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2018: Our Green Offices

July 01, 2019
Thornton Tomasetti Denver office. Thornton Tomasetti
Thornton Tomasetti Denver office. Thornton Tomasetti
Thornton Tomasetti Denver office. Thornton Tomasetti

To reach our goal of carbon-neutral business operations by 2030, we’re making new offices highly energy efficient through LEED certification and other sustainable-design rating systems. Since 2012, our policy has been to pursue U.S. Green Building Council LEED certification for all new office fit-outs and major office renovations of 4,000 square feet or larger. Seven of our offices have met our target of LEED for Commercial Interiors Gold or higher: Chicago (two projects, including a LEED Platinum expansion); Denver; Philadelphia; Kansas City; Los Angeles; Washington, D.C.; and San Francisco (LEED v4 Platinum). Our Fort Lauderdale office is LEED registered and is anticipating certification in 2019. And soon, we expect to earn our first Living Building Challenge (LBC) materials petal for our Denver office’s ultra-healthy new space at 303 17th Avenue.

By obtaining sustainable-design certification for our offices, we’re leading by example and enabling our employees to learn important lessons by applying their knowledge to internal projects. But why seek LBC instead of LEED certification? Increasing numbers of our projects are pursuing this stringent certification, which is relatively new in the field of sustainable design. As we strengthen our expertise in this area, the Denver office move and fit-out presented an ideal opportunity. The LBC materials petal is comprehensive. To earn the certification, every product was evaluated for its environmental and human health impact, and the design team completed detailed market research to find the most sustainable products available. Staff from our Sustainability practice served as the project’s sustainability consultants.


Healthy activities like hiking are part of our everyday culture in Colorado, and our staff care about wellness. The focus of the LBC materials petal on healthy materials is a great fit for our staff and an effective demonstration of our sustainability services.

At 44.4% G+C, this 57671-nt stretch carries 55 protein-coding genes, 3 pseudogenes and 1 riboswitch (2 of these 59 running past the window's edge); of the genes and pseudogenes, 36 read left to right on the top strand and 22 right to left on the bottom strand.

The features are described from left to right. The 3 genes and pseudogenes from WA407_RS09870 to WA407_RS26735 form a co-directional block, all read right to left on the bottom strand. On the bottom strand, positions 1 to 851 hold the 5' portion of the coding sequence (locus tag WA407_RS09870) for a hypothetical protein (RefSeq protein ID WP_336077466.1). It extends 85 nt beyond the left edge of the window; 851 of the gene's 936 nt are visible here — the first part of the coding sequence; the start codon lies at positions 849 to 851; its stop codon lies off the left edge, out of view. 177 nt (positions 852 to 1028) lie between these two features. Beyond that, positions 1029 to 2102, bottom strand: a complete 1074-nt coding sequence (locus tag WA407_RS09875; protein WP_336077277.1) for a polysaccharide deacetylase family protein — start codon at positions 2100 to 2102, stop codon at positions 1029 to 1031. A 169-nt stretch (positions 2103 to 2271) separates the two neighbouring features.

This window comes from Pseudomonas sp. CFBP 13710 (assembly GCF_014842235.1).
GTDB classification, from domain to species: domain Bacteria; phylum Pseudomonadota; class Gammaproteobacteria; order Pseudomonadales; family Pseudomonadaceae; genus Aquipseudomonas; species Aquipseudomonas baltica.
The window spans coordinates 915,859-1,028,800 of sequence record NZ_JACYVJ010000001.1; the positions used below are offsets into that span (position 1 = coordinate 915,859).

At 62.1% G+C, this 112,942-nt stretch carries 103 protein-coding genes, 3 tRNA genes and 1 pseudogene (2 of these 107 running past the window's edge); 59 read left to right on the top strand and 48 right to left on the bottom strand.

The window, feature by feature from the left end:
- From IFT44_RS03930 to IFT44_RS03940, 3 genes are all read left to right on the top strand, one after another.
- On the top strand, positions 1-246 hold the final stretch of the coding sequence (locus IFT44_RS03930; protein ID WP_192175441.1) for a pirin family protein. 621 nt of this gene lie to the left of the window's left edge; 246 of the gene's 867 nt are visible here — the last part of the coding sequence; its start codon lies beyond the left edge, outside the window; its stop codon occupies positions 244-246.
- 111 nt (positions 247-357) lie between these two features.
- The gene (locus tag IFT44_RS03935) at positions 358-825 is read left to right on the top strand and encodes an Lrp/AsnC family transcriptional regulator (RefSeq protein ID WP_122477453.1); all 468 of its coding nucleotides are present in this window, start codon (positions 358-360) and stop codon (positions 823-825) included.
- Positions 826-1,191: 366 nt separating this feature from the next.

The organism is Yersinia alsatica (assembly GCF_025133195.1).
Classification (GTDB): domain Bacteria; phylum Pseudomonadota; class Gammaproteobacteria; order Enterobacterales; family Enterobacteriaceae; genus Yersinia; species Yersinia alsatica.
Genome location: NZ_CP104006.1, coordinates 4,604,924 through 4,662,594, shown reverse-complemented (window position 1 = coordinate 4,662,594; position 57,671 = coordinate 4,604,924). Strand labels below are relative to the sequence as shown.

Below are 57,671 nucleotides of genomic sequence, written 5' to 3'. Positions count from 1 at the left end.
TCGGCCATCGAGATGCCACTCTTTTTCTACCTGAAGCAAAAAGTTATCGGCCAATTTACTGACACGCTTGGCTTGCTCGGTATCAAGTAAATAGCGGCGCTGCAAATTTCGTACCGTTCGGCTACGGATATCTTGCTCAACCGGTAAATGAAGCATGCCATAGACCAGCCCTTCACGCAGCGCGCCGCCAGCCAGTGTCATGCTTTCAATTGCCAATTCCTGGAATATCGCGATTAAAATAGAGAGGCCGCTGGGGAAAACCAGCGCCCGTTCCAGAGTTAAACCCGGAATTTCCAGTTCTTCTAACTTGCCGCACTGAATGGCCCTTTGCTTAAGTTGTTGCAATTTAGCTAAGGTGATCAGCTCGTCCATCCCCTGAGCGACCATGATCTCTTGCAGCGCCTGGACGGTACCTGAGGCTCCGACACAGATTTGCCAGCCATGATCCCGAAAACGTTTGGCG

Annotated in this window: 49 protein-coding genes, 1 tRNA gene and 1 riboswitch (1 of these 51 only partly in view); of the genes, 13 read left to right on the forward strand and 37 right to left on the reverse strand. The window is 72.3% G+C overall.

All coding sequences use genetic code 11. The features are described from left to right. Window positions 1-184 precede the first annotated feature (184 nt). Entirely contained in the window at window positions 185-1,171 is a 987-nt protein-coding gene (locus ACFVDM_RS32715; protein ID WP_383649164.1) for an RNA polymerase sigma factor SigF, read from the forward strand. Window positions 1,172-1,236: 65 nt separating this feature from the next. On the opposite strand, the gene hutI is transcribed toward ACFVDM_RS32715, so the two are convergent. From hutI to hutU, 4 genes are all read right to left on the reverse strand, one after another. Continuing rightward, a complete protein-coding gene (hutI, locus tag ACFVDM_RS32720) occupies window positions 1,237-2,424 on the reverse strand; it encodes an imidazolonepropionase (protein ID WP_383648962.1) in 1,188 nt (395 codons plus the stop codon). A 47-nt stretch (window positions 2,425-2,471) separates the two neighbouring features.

The new Denver office is 5,500 square feet and houses about 30 employees. The first step toward petal certification was to compile a pallet of materials free of Red List chemicals (chemicals designated as most harmful) with the architect, Gensler. This eventually produced an extensive list of products that would be used on the project, with information about the composition and source of each product, for submission to the International Living Futures Institute. In addition to evaluating products coming into the space, we had to ensure that waste leaving the project met a stringent waste-diversion requirement of 90 percent of all materials. The certification also required that we make a donation to a land trust for habitat exchange and purchase carbon offsets for the CO2 emissions associated with the embodied carbon of the project materials.

As they walk through the space, visitors to the new Denver office will see evidence of the Living Building Challenge materials, beauty and place petals, which are highlighted by interpretive signage in key locations. These include the use of beetle-kill wood (wood from trees killed by insects) in the wall finish, office plants and artwork that support biophilic design, and healthy lighting in workspaces. Other touches that may be perceived only through a sense of greater well-being include carpets and paints free of Red List chemicals, non-PVC wiring and low smoke zero halogens. The furniture from the previous Denver office location is being reused and meets LEED certification standards for green furniture.

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